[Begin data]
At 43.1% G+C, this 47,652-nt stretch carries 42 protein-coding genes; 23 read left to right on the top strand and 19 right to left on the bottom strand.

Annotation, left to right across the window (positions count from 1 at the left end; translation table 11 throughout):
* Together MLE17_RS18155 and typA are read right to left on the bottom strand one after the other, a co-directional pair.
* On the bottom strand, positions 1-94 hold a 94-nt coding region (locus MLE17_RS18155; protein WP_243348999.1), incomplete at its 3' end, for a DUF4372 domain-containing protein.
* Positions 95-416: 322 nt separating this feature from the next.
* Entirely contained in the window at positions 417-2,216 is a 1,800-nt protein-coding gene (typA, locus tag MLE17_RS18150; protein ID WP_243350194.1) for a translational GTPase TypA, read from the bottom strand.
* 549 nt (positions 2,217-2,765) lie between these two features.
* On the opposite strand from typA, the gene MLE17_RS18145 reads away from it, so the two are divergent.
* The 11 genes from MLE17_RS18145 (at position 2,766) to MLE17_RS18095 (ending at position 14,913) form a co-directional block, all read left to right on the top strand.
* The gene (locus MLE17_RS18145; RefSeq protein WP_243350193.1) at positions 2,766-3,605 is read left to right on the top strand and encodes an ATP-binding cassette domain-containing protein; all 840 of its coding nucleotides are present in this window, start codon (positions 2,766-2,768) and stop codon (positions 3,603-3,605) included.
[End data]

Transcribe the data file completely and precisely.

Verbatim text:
At 43.1% G+C, this 47,652-nt stretch carries 42 protein-coding genes; 23 read left to right on the top strand and 19 right to left on the bottom strand.

Annotation, left to right across the window (positions count from 1 at the left end; translation table 11 throughout):
* Together MLE17_RS18155 and typA are read right to left on the bottom strand one after the other, a co-directional pair.
* On the bottom strand, positions 1-94 hold a 94-nt coding region (locus MLE17_RS18155; protein WP_243348999.1), incomplete at its 3' end, for a DUF4372 domain-containing protein.
* Positions 95-416: 322 nt separating this feature from the next.
* Entirely contained in the window at positions 417-2,216 is a 1,800-nt protein-coding gene (typA, locus tag MLE17_RS18150; protein ID WP_243350194.1) for a translational GTPase TypA, read from the bottom strand.
* 549 nt (positions 2,217-2,765) lie between these two features.
* On the opposite strand from typA, the gene MLE17_RS18145 reads away from it, so the two are divergent.
* The 11 genes from MLE17_RS18145 (at position 2,766) to MLE17_RS18095 (ending at position 14,913) form a co-directional block, all read left to right on the top strand.
* The gene (locus MLE17_RS18145; RefSeq protein WP_243350193.1) at positions 2,766-3,605 is read left to right on the top strand and encodes an ATP-binding cassette domain-containing protein; all 840 of its coding nucleotides are present in this window, start codon (positions 2,766-2,768) and stop codon (positions 3,603-3,605) included.